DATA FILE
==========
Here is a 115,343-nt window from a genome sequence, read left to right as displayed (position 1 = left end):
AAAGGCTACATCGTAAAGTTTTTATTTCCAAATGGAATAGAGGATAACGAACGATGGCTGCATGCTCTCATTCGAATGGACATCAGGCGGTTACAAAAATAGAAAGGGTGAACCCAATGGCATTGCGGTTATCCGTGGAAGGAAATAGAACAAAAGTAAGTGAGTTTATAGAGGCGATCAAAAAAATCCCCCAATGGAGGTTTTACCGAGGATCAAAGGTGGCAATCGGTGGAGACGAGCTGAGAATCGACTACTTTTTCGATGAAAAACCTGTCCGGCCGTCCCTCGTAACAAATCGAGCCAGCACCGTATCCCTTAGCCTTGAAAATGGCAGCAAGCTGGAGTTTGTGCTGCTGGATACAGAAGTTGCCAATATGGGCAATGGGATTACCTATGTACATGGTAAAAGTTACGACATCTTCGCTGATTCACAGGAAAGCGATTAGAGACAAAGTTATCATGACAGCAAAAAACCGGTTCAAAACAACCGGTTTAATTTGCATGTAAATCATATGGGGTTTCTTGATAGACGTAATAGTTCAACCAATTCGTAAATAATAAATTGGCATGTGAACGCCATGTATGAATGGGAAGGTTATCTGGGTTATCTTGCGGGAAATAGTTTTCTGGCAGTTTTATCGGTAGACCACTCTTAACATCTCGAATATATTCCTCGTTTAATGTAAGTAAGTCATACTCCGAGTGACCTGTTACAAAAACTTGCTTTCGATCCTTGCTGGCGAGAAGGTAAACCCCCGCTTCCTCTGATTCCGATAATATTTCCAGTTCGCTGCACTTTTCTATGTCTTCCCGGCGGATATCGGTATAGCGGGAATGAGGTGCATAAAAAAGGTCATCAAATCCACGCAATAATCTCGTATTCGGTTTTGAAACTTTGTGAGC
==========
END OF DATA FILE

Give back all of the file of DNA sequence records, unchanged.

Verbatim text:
Here is a 115,343-nt window from a genome sequence, read left to right as displayed (position 1 = left end):
AAAGGCTACATCGTAAAGTTTTTATTTCCAAATGGAATAGAGGATAACGAACGATGGCTGCATGCTCTCATTCGAATGGACATCAGGCGGTTACAAAAATAGAAAGGGTGAACCCAATGGCATTGCGGTTATCCGTGGAAGGAAATAGAACAAAAGTAAGTGAGTTTATAGAGGCGATCAAAAAAATCCCCCAATGGAGGTTTTACCGAGGATCAAAGGTGGCAATCGGTGGAGACGAGCTGAGAATCGACTACTTTTTCGATGAAAAACCTGTCCGGCCGTCCCTCGTAACAAATCGAGCCAGCACCGTATCCCTTAGCCTTGAAAATGGCAGCAAGCTGGAGTTTGTGCTGCTGGATACAGAAGTTGCCAATATGGGCAATGGGATTACCTATGTACATGGTAAAAGTTACGACATCTTCGCTGATTCACAGGAAAGCGATTAGAGACAAAGTTATCATGACAGCAAAAAACCGGTTCAAAACAACCGGTTTAATTTGCATGTAAATCATATGGGGTTTCTTGATAGACGTAATAGTTCAACCAATTCGTAAATAATAAATTGGCATGTGAACGCCATGTATGAATGGGAAGGTTATCTGGGTTATCTTGCGGGAAATAGTTTTCTGGCAGTTTTATCGGTAGACCACTCTTAACATCTCGAATATATTCCTCGTTTAATGTAAGTAAGTCATACTCCGAGTGACCTGTTACAAAAACTTGCTTTCGATCCTTGCTGGCGAGAAGGTAAACCCCCGCTTCCTCTGATTCCGATAATATTTCCAGTTCGCTGCACTTTTCTATGTCTTCCCGGCGGATATCGGTATAGCGGGAATGAGGTGCATAAAAAAGGTCATCAAATCCACGCAATAATCTCGTATTCGGTTTTGAAACTTTGTGAGC